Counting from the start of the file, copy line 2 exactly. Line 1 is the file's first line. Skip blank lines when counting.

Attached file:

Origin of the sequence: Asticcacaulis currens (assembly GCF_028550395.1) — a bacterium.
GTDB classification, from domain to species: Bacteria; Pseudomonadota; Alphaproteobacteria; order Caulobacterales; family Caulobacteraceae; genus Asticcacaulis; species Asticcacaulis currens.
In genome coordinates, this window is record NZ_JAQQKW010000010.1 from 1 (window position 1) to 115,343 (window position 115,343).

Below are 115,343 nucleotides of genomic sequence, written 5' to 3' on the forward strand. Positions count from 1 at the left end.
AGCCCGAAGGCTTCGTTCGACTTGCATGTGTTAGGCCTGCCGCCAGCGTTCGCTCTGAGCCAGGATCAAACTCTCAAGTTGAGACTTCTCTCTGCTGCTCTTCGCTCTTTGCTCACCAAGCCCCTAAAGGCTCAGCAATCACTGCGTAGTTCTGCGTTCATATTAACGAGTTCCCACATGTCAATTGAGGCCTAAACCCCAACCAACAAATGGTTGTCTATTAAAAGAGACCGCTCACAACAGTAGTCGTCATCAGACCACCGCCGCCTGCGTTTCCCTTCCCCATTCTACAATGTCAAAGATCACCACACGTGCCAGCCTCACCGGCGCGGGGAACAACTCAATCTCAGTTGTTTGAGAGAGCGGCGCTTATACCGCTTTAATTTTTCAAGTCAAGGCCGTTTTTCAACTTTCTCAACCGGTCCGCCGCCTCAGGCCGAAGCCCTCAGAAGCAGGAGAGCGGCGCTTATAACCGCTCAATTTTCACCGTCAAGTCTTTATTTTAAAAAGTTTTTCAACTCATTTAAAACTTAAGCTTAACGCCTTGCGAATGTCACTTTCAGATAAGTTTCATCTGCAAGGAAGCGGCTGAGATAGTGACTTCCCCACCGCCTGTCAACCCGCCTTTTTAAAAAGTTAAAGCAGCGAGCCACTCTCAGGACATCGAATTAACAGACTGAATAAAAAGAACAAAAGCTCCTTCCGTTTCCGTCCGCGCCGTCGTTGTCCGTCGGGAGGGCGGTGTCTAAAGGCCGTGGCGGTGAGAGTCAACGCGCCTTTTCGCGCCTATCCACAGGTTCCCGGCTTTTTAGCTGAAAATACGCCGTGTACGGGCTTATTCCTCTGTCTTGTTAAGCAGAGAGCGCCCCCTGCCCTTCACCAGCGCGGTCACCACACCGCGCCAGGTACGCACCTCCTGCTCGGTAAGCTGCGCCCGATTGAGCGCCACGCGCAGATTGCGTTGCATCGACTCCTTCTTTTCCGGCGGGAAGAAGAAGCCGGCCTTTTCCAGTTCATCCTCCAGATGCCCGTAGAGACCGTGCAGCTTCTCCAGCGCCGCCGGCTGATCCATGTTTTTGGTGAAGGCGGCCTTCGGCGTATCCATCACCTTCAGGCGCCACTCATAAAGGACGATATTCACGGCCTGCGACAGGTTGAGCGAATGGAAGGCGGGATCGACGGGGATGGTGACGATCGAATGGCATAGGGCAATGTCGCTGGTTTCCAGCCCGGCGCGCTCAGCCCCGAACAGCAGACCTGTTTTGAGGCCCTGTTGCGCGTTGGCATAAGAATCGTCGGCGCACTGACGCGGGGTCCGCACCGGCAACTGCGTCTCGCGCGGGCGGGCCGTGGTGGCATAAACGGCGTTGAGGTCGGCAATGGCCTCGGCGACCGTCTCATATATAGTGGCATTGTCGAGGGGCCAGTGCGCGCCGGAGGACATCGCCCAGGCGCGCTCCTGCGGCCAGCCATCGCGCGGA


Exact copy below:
GTDB classification, from domain to species: Bacteria; Pseudomonadota; Alphaproteobacteria; order Caulobacterales; family Caulobacteraceae; genus Asticcacaulis; species Asticcacaulis currens.